Hi Instructables Community,

first of all thanks to all of you who have read, liked and commented on my first Quick Skills Instructable from last week. Another big thank you to all of you have spotted mistakes in the first part and made suggestions for the second part. I have taken additional care with this project and hope that the knots are all correctly tied & described. If you find mistakes or have suggestions for part 3 feel free to post them in the comments

0:14 - Bowline Knot

0:39 - Ashley Bend

1:33 - Alpine Butterfly Loop

2:27 - Double Overhand Stopper Knot

2:57 - Gnat Hitch

If you like this Instructable please vote, fav, share, subscribe & comment. You can also check my YouTube, Facebook, Blog, Instagram and Twitter for current and upcoming projects.

Take care, stay safe

Cheers Alex

Step 1: Bowline

ABoK Ref:


Alternative Names:

Boling Knot

Main Purpose:

The bowline is a relatively secure knot that creates a fixed loop in the end of a rope.


This knot is simple to tie, it does not slip or bind when under load. It can be tied with a single hand and untied when no load (tension) is applied to the rope. It is also possible to link two bowlines to join two ropes.


When not under load the bowline knot can shake loose which is why the bowline should be used with a safety knot such as a double overhand knot for critical uses.

six knots! thanks for the great tutorials!
<p>Very cool thanks for sharing!</p>
Great tutorial! Question, is the gnat hitch the same as an arbor hitch? I couldn't quite see the last step in it.
<p>Hi alanjamesblair, thanks for reading and commenting. The arbor hitch requires an overhand knot (or other stopper knot) as a stopper on the free end to prevent it from slipping. The gnat starts with a half hitch with the free end being passed through the loop of the half hitch.</p><p>I will try to upload some clearer pics tomorrow.</p><p>Cheers Alex</p>
Great! Thanks for the clarification!
<p>I love the Lineman's knot and it is one of my favourites especially for a nondirectional loop in the middle of a line. I love the way it ties and when partially disassembled it is just 2 overhand knots. For a bend, my favourite is the Zeppelin Bend. I think it would be superior to the Ashley Bend and likewise it is just 2 overhand knots but the knot is instead symmetrical. </p><p>Thanks Alex</p>
I agree with the zeppelin bend. Animated Knots by Grog also lists it a superior and less prone to jamming than Ashleys. Instead of the gnat hitch have you tried the loggers hitch? It's very easy and secure and doesn't jam.<br>Good job overall!
I have used the timber hitch for skidding logs behind my ATV (live on an acreage with a wood lot) though I now use my neighbours choker but my go to hitch is really old school round turn and 2 half hitches, as I am a sexagenarian Boy Scout after all.
<p>Hi Wild-Bill,</p><p>thanks for your feedback. I have added the Zeppelin Bend to my list for part 3 ;)</p><p>Cheers Alex</p>
<p>much clearer pictures, on #5. Great instructions.</p>
<p>Love it mate, Subscribed to youtube and following here as well.</p><p>Keep em coming!</p>
<p>I love your instructables and really appreciate the care you put in the details, to make them clear and easy to understand. I just subscribed on You Tube so I can view your other videos. Thanks!</p>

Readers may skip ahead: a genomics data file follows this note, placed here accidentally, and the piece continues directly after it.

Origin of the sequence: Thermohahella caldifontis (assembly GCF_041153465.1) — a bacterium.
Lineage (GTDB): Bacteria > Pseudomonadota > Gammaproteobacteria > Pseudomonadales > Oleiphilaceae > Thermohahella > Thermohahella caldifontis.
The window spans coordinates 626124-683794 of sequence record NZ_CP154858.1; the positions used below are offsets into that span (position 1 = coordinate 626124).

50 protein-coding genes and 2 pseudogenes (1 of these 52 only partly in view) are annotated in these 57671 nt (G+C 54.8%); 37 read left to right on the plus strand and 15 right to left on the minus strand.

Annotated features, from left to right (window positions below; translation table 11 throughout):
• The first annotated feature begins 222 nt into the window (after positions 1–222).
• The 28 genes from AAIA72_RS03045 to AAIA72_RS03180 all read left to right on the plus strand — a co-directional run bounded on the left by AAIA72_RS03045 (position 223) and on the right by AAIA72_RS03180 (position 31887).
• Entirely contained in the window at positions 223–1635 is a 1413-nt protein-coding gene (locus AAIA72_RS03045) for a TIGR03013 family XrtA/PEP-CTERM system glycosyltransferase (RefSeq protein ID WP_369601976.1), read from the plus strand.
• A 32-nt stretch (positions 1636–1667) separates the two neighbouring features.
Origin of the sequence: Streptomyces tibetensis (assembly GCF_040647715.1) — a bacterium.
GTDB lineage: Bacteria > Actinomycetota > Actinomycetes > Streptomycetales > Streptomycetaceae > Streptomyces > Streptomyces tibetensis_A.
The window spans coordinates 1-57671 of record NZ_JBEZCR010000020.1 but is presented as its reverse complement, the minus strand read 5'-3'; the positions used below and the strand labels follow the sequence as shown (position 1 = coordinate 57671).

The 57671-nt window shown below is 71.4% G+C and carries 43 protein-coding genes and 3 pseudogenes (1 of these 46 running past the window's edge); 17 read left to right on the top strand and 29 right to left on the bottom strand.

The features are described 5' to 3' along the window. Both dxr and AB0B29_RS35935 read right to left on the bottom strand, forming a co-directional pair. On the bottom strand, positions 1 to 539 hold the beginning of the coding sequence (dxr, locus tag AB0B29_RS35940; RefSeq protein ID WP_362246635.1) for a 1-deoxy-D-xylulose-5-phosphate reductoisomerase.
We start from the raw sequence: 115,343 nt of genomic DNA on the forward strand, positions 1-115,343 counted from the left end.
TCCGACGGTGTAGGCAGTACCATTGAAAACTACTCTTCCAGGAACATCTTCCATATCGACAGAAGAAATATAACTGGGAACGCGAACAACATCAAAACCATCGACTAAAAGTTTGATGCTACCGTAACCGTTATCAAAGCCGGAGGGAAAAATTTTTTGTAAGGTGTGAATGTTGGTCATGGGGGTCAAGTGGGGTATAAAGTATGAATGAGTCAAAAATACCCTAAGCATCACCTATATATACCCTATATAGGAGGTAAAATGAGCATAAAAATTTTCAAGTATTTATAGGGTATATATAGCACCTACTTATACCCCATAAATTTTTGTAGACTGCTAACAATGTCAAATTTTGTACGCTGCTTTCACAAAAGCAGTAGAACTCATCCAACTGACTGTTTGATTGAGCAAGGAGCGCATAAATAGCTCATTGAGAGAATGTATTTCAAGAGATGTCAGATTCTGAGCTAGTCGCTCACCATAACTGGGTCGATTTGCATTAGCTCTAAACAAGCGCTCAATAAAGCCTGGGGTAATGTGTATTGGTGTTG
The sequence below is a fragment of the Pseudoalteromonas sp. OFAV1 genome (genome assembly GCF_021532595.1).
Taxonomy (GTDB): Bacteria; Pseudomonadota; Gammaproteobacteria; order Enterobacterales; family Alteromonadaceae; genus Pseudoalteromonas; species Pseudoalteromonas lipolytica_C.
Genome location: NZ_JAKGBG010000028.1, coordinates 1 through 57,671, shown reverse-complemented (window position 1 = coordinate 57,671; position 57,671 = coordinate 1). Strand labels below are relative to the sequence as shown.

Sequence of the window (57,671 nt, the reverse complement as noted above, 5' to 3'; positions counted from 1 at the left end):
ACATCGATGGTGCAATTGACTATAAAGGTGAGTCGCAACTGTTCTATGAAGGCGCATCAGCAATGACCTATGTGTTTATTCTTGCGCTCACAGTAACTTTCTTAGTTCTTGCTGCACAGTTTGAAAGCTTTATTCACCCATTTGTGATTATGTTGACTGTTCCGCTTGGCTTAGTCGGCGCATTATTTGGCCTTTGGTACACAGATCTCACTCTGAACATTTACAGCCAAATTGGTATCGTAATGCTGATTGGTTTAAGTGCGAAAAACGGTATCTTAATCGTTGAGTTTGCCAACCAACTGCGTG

<p>Hi lmeece, thanks a lot for subscribing your support really means a lot to me.</p><p>Cheers Alex</p>
<p>The BowLine is a nice and useful knot but if you are going to bother to learn how</p><p>to tie it you might as well learn the improved version which is more secure and easier to untie (less likely to Jam with heavy loads.). </p><p>This improved version is called the Water-BowLine</p><p>If possible in this series of important knots, you should mention which knots weaken</p><p>the rope the least for important or critical applications.</p><p>ea</p>
<p>Hi preventec47, thanks for reading and your suggestions. I will think about how to implement the strength ratings for the knots in the past and future Instructables. As for the Bowline knot I was actually thinking about adding variations but in the end decided to only go with the basic version for now. I'm still thinking about making a separate Instructable just for bowline variations (e.g. with safety knots, Eskimo bowline, water bowline etc.).</p><p>Cheers Alex</p>
<p>A suggestion: I think it would make more sense to use smaller photos for the first couple/few photos of each knot, where there's little to no chance of confusion, and larger ones when things start to get more complicated and clarity is more important, and where the fingers (and shadows thereof) are more likely to obscure details (e.g. shots 5 and 6 of the Lineman's Loop).</p>
<p>Hi BirdWhistles, thanks for reading and for your suggestions. In the first two parts I was experimenting with screenshots from the actual video instead of taking separate photos with my camera. I though it would save me some time in the editing process but I have now realized that this (tiny) time savings came at the price of clarity and quality. For future projects I will revert to my old practice of making separate photos of whatever process is being shown.</p><p>Thanks again for the feedback.</p><p>Cheers Alex</p>
<p>found the pictures for the gnat hitch to be very unclear. The other 4 were great.</p>
<p>Hi kbrownridge1, thanks for your feedback. I have just exchanged the pictures with fresh ones that I hope are clearer.</p><p>Cheers Alex</p>
Great job! Looking forward to number three, but does the line and knot have any weaknesses?
<p>Hi Dr Collazo, thanks for reading and commenting. The html cell seems to have been lost during formatting or something. Thanks for highlighting that issue which I have just fixed up.</p><p>Thanks Alex</p>
Sorry, lineman's

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